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Posted by Jared Bernstein.
From 2009 to 2011, Bernstein was the Chief Economist and Economic Adviser to Vice President Joe Biden, executive director of the White House Task Force on the Middle Class, and a member of President Obama’s economic team.
One problem in this whole debate over the Trans-Pacific Partnership is that we lose the forest for the trees. We end up arguing about trade deals—and worse, a deal almost no one has read (because it’s negotiated in secret)—as opposed to the broader underlying issues of the economic impact of trade from the perspective of what matters most: growth, jobs, wages, incomes, and inequality.
I draw that distinction because what follows is not about politics. Many players in this debate form their views based on perceived labor or corporate interests, or the fact that their constituents are convinced, often legitimately, that prior trade deals have hurt them. That’s not what I’m thinking about here. What follows is instead is my brief take on the economic questions invoked by the debate. For a deeper dive into much of what’s here, see Chapter 5 in the Reconnection Agenda (I’m not saying it’s any good, but I will say that I spent a lot of time trying to make some of the less intuitive parts of this as clear as possible.)
There’s trade and then there’s trade deficits: Economists and the punditry typically pull for more trade because its benefits are well known: greater supplies of goods (and thus lower prices), the opportunities for trading partners to produce and sell more of the goods and services in which they specialize, greater interdependence between countries, the opportunity for developing countries to spur their development.
Of course there are costs to those displaced by trade, but in the textbook model, the benefits are more widely felt than the costs.
That’s not, however, the full story in the US by a longshot. The key distinction is, as the figure above shows, that we’ve run large—in terms of their impact on the generally benign scenario just described—trade deficits since the mid-1970s.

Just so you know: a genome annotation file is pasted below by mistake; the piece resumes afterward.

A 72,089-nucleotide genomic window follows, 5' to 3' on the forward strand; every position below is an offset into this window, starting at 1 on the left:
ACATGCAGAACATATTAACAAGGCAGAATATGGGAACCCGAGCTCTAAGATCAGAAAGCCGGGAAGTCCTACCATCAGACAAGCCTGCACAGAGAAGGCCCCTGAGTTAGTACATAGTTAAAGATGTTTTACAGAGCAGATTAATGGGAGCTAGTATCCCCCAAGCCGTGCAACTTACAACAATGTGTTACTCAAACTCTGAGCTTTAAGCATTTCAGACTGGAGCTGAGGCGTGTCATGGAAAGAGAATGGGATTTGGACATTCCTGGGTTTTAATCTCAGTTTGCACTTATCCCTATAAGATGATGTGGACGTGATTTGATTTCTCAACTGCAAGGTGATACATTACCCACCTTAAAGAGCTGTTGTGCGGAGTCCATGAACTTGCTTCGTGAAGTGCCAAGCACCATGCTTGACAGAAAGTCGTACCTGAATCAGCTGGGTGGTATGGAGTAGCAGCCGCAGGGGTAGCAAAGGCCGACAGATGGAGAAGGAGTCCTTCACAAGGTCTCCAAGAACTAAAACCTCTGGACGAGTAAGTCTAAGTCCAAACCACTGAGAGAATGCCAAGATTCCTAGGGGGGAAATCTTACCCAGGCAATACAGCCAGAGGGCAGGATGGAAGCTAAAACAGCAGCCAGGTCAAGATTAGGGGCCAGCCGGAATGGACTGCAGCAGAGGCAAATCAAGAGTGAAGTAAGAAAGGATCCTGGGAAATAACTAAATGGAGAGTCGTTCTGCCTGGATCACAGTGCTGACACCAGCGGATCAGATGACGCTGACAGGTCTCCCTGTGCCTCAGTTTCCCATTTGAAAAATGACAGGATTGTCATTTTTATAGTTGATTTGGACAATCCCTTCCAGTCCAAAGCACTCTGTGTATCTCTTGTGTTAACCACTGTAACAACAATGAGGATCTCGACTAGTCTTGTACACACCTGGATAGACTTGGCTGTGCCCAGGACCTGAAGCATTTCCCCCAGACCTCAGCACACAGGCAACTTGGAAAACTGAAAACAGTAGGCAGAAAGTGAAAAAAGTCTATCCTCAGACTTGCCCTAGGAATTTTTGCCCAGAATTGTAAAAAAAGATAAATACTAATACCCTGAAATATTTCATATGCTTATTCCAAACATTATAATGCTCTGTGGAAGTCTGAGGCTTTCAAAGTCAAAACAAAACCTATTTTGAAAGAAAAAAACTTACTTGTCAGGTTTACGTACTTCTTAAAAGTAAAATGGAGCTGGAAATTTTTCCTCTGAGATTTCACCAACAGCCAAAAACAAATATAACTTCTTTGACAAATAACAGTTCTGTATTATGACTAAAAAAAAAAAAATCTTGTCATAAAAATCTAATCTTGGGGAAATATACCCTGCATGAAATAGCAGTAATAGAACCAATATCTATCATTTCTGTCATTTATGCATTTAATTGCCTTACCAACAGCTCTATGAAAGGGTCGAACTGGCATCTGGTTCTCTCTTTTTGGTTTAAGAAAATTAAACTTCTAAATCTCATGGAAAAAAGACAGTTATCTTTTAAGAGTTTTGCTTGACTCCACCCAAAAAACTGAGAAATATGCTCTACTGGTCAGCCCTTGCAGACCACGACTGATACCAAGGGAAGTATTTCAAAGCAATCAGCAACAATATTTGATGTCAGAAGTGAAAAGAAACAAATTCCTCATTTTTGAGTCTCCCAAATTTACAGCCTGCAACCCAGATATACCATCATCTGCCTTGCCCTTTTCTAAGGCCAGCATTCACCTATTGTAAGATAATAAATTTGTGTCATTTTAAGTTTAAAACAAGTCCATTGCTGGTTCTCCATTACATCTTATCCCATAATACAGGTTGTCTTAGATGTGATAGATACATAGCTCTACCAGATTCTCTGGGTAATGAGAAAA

So why is that a problem?
Trade and full employment: First, since the trade deficit is a drag on GDP growth, it means that unless we make up that drag through some other component of growth, demand will be too weak to get to full employment. Note that as the figure shows, even while the trade deficit as a share of GDP has improved in recent years, it has still averaged -4 percent since 2000. That’s a steep barrier to full employment.
Notably, both Ben Bernanke and Larry Summers have made this point, adding these negative trade balances as a factor in their “secular stagnation” (persistently weak demand) discussions.
And yet, while the trade deficit/GDP was -4 percent in 2000, so was the unemployment rate 4 percent that year, because the other components of GDP—consumption, investment, government spending—more than made up the difference. The problem is, these global imbalances have contributed to the bubbles that have doomed the last few business cycles. In other words, the question is not whether we can get to full employment with large trade deficits—we know that we can. But can we do so without damaging bubbles? Perhaps so, but that’s not occurred in recent decades.
Second, as Josh Bivens points out, it’s not the case, as is often said, that the winners from trade are many and the losers are few. He estimates that that our persistent trade deficits have cost the 70 percent of the workforce that’s non-college educated about $1,800 per year in lost earnings. To be clear, that’s not just the impact of the directly displaced. It’s also the impact on those with whom they compete, post-displacement, in lower-wage service sectors.